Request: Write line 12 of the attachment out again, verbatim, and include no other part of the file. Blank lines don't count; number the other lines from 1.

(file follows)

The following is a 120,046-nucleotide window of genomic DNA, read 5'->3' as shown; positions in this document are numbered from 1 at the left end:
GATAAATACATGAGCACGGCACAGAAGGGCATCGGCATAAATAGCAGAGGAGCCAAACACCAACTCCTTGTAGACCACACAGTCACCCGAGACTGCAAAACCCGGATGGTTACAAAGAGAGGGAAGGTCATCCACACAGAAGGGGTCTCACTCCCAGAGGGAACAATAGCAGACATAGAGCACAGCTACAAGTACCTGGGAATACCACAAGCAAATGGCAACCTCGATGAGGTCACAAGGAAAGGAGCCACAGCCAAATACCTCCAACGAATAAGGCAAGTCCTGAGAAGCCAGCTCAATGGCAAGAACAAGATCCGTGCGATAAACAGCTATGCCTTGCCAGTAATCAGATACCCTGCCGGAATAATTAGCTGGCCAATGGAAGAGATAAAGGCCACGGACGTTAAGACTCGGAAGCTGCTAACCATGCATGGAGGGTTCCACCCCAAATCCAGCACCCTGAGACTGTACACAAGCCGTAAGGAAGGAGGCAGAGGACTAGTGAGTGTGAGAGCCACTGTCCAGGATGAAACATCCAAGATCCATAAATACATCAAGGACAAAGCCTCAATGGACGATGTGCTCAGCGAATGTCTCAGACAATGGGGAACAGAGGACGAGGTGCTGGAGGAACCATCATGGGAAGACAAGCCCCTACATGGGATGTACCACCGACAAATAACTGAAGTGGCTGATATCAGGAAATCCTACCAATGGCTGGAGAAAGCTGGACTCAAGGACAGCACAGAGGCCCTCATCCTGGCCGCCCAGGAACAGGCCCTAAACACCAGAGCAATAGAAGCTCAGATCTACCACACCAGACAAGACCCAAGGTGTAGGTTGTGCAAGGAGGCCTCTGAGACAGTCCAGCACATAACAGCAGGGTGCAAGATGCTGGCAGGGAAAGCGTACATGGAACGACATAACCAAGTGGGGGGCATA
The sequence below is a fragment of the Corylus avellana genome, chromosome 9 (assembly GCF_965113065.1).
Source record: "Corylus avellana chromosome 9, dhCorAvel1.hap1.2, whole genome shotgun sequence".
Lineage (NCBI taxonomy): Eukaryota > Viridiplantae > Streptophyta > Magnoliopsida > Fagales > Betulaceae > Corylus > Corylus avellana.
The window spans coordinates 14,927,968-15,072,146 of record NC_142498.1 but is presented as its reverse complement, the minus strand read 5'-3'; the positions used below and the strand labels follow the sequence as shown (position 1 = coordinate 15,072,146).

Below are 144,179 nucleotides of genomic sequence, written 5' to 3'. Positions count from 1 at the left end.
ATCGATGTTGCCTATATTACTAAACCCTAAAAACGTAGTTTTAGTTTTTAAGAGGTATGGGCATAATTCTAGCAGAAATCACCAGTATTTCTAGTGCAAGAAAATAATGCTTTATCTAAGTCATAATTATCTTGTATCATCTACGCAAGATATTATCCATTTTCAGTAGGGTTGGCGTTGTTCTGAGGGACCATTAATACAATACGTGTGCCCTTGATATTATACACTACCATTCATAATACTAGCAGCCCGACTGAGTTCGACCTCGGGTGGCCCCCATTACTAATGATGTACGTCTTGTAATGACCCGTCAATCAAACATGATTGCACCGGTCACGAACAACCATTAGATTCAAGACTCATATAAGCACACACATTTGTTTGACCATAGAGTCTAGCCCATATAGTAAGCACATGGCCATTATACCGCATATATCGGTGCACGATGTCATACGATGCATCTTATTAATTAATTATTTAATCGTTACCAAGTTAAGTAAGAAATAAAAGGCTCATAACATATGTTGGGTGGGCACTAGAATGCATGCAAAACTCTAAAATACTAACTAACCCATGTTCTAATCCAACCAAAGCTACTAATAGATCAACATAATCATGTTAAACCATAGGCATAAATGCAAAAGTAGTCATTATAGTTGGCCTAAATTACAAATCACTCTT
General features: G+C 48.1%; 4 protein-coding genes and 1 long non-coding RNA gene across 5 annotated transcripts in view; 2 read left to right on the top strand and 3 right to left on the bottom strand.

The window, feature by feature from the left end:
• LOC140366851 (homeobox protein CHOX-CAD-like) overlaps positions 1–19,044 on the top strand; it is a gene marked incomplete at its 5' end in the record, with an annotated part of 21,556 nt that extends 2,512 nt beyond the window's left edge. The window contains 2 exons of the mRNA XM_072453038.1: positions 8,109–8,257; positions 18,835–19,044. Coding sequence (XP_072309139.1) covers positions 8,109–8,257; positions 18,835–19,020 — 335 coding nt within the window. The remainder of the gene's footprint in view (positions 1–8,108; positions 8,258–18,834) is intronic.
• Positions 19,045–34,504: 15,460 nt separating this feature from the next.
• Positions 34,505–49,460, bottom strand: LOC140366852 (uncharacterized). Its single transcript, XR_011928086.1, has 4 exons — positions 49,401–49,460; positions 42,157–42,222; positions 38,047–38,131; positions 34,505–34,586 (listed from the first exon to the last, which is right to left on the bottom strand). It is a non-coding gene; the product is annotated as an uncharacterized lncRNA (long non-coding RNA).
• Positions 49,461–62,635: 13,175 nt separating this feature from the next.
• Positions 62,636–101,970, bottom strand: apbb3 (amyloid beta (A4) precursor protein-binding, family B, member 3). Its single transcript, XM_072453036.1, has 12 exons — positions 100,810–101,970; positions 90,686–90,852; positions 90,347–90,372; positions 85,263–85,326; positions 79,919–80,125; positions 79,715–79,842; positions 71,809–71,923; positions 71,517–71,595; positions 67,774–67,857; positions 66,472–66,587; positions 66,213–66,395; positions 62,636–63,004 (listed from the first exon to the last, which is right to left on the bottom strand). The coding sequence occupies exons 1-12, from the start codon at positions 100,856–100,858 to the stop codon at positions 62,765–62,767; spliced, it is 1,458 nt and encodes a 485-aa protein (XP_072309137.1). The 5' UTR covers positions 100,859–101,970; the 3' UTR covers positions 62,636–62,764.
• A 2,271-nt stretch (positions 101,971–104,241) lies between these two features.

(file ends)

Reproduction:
• Positions 19,045–34,504: 15,460 nt separating this feature from the next.